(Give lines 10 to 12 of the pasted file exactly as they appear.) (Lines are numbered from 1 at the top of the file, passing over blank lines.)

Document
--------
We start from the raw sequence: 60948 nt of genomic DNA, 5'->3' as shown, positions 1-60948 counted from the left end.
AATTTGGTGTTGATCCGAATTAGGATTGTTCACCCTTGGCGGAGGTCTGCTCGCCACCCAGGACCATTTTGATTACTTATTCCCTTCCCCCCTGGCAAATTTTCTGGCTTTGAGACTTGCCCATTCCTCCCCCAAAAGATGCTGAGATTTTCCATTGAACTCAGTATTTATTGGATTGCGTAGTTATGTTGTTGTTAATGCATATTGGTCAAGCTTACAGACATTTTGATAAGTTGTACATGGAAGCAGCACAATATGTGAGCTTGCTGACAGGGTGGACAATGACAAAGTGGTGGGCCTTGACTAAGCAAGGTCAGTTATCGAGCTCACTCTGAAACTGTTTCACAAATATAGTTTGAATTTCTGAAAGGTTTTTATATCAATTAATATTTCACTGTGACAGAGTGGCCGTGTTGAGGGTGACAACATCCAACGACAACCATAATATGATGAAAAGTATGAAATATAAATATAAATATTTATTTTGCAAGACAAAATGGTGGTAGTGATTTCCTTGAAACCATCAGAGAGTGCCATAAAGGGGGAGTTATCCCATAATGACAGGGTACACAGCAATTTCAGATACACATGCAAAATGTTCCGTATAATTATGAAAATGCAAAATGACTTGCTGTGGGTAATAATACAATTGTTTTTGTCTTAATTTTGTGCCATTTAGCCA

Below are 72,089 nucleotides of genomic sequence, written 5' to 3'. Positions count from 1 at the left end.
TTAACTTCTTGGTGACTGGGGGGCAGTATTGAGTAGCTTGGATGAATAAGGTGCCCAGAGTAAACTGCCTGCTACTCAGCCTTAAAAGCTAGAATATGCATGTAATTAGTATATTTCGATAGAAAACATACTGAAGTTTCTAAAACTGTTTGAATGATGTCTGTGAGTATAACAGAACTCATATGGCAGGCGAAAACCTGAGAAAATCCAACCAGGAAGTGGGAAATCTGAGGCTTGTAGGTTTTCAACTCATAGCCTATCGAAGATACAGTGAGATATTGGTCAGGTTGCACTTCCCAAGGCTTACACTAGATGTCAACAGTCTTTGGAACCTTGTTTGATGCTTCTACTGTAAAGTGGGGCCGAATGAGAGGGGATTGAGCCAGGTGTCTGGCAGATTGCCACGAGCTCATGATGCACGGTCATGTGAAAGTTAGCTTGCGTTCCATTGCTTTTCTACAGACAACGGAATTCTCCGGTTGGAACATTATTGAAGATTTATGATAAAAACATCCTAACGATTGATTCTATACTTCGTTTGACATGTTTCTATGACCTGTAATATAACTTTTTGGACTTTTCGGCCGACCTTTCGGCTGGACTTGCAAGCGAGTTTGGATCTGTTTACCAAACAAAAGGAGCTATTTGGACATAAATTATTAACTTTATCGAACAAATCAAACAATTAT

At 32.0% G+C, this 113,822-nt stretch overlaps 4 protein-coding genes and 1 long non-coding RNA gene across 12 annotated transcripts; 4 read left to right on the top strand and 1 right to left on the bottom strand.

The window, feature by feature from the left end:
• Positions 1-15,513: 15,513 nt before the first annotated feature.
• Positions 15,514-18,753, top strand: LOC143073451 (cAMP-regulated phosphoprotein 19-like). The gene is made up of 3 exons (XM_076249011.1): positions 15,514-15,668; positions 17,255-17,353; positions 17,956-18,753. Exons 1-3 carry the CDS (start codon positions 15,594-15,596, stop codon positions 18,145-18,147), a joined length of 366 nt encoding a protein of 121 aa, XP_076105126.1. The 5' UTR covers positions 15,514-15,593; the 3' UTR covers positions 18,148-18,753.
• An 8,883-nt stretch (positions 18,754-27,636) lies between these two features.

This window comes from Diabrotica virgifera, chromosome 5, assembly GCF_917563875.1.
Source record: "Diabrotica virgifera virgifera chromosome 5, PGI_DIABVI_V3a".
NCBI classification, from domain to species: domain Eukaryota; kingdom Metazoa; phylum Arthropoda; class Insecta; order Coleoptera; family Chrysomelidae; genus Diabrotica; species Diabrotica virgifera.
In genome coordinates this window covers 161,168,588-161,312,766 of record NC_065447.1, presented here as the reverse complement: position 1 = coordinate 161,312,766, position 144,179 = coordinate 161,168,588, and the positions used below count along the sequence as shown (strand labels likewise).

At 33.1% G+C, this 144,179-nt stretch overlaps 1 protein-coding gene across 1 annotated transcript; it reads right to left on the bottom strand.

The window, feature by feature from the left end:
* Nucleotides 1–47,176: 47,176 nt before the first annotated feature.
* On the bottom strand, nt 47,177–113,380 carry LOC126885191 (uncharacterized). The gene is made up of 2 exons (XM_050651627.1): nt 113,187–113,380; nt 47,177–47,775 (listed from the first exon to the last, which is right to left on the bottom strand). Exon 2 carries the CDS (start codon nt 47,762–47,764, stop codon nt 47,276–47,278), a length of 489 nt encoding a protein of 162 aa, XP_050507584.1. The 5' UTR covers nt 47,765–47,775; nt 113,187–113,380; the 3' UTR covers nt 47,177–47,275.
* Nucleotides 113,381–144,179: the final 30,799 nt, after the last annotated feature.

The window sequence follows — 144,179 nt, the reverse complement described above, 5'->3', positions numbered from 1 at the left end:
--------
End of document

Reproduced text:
This window comes from Diabrotica virgifera, chromosome 5, assembly GCF_917563875.1.
Source record: "Diabrotica virgifera virgifera chromosome 5, PGI_DIABVI_V3a".
NCBI classification, from domain to species: domain Eukaryota; kingdom Metazoa; phylum Arthropoda; class Insecta; order Coleoptera; family Chrysomelidae; genus Diabrotica; species Diabrotica virgifera.